Country Living with Francis Farragher
IF you’re a Galway GAA supporter or indeed a Mayo Gaelic football fan, returns to the West, have often been lonesome affairs during the month of September. At that time of year, here’s nearly an hour or so of driving into that low autumnal sun, as more often than not, supporters from the West don’t have the motivation for hanging around as the Liam McCarthy or Sam Maguire is being presented.
It was though very different this year on the first Sunday in September, as at last, Galway did what they had threatened to do for the previous three decades, when beating Waterford in the All-Ireland hurling final.
This time around, there was no rush for the exit gates from the Tribes on the western shores and no mouthfuls of swear words as to how such a player had been left on, or how an open goal had been missed when it was easier to score it.
There is an invigoration, energy and indeed relief from winning, and especially so when the wait has been for a long time. Could I really have seen the most sensible of grown men and women shed tears of joy when the final whistle sounded on Sunday week last. Well very much so. The water from those wet eyes came from the heart, as at last, closure was brought to minor on all the near misses that Galway had endured in semi-finals and finals since 1988.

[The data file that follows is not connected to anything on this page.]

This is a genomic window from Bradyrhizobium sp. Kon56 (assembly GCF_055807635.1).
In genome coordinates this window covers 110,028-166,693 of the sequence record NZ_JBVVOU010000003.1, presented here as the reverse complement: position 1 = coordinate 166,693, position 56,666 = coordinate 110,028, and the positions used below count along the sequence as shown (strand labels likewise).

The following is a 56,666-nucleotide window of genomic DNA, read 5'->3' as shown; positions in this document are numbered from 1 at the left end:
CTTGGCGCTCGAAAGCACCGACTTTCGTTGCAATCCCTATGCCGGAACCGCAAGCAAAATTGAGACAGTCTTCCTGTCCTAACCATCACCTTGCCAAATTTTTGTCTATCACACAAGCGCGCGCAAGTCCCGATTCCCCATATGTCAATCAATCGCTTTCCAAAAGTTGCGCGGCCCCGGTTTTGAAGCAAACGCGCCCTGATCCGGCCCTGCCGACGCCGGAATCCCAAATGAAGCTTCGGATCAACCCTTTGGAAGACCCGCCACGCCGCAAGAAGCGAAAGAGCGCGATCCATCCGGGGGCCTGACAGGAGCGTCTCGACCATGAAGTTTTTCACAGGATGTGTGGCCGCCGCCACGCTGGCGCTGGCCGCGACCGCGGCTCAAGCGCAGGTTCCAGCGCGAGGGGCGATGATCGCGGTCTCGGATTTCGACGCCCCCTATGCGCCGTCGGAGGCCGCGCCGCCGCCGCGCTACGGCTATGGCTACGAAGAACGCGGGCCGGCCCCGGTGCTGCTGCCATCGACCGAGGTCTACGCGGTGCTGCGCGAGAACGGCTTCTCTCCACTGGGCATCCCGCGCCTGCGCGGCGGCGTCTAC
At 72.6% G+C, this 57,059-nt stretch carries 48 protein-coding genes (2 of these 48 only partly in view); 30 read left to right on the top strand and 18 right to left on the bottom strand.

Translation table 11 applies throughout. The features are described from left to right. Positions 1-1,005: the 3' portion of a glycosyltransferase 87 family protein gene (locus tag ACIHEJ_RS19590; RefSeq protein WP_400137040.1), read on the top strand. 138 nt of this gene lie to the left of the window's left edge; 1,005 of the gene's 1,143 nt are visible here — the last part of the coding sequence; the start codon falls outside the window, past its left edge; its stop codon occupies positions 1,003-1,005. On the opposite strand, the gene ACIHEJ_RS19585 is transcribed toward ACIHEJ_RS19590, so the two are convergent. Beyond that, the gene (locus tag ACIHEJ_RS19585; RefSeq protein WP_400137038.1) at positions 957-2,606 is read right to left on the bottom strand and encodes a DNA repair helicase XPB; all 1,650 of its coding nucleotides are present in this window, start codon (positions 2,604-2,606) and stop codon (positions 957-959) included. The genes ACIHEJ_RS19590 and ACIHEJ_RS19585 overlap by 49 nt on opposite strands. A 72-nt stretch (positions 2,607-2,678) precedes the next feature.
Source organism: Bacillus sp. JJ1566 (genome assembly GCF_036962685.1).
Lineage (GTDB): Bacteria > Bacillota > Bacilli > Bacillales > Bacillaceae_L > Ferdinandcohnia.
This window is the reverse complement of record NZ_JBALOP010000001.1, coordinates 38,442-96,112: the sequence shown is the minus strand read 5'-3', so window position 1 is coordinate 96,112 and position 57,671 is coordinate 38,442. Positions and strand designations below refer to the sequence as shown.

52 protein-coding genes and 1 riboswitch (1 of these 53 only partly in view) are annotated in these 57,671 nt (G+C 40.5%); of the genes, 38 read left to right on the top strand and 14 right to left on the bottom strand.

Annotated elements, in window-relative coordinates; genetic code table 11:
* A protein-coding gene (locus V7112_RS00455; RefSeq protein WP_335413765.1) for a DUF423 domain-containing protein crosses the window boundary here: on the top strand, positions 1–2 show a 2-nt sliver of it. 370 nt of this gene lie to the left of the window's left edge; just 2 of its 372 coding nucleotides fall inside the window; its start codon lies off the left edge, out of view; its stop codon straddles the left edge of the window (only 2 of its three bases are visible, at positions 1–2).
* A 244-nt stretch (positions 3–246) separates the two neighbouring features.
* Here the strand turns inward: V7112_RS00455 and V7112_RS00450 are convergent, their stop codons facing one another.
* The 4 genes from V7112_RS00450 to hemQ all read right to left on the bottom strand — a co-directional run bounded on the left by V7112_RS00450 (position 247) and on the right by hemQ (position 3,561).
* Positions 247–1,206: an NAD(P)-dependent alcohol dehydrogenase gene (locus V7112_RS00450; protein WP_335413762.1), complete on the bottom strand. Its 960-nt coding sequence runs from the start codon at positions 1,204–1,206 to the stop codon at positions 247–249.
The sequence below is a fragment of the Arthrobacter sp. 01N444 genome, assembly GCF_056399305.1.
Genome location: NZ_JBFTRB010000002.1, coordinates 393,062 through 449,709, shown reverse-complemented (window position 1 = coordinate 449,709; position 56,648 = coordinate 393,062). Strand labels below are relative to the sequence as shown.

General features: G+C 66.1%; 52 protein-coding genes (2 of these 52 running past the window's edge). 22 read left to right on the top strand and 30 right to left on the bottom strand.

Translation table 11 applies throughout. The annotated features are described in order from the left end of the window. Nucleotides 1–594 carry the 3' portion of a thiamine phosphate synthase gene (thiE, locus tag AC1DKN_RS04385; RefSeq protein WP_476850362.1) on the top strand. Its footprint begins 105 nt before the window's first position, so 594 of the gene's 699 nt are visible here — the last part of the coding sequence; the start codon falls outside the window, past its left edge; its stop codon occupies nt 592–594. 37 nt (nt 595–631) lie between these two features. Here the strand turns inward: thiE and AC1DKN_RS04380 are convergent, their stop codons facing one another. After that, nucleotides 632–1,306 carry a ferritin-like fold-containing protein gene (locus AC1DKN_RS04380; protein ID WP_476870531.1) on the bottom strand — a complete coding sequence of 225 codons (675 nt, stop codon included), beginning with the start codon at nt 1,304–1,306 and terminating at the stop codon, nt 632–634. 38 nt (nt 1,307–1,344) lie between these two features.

We had made our way to Croker on Sunday week last in probably what was one of the last available buses around the place. Functional it was, but a thing of luxury it certainly was, as the tight seats in many cases didn’t exactly match the more ample girths trying to snuggle into them.
Ever bump seemed to be felt and especially along the Ballyforan ‘Bog Road’ but as we chatted on the way down after ‘the job was done’, there was agreement that it was one of our most enjoyable journeys ever. A fifth All-Ireland title had been put on the board for Galway and the year 2017 had been written into the history books. There is just an awesome permanence about the four little numbers that mark the year of winning an All-Ireland.
Sport is, I suppose for most of us, a great escape and we all have our defining moments, many of them from our childhood, when we remember great heroes, sometimes winning and sometimes losing as we recall tears and moments of great joy, in almost equal measure.
For more, read this week’s Connacht Tribune.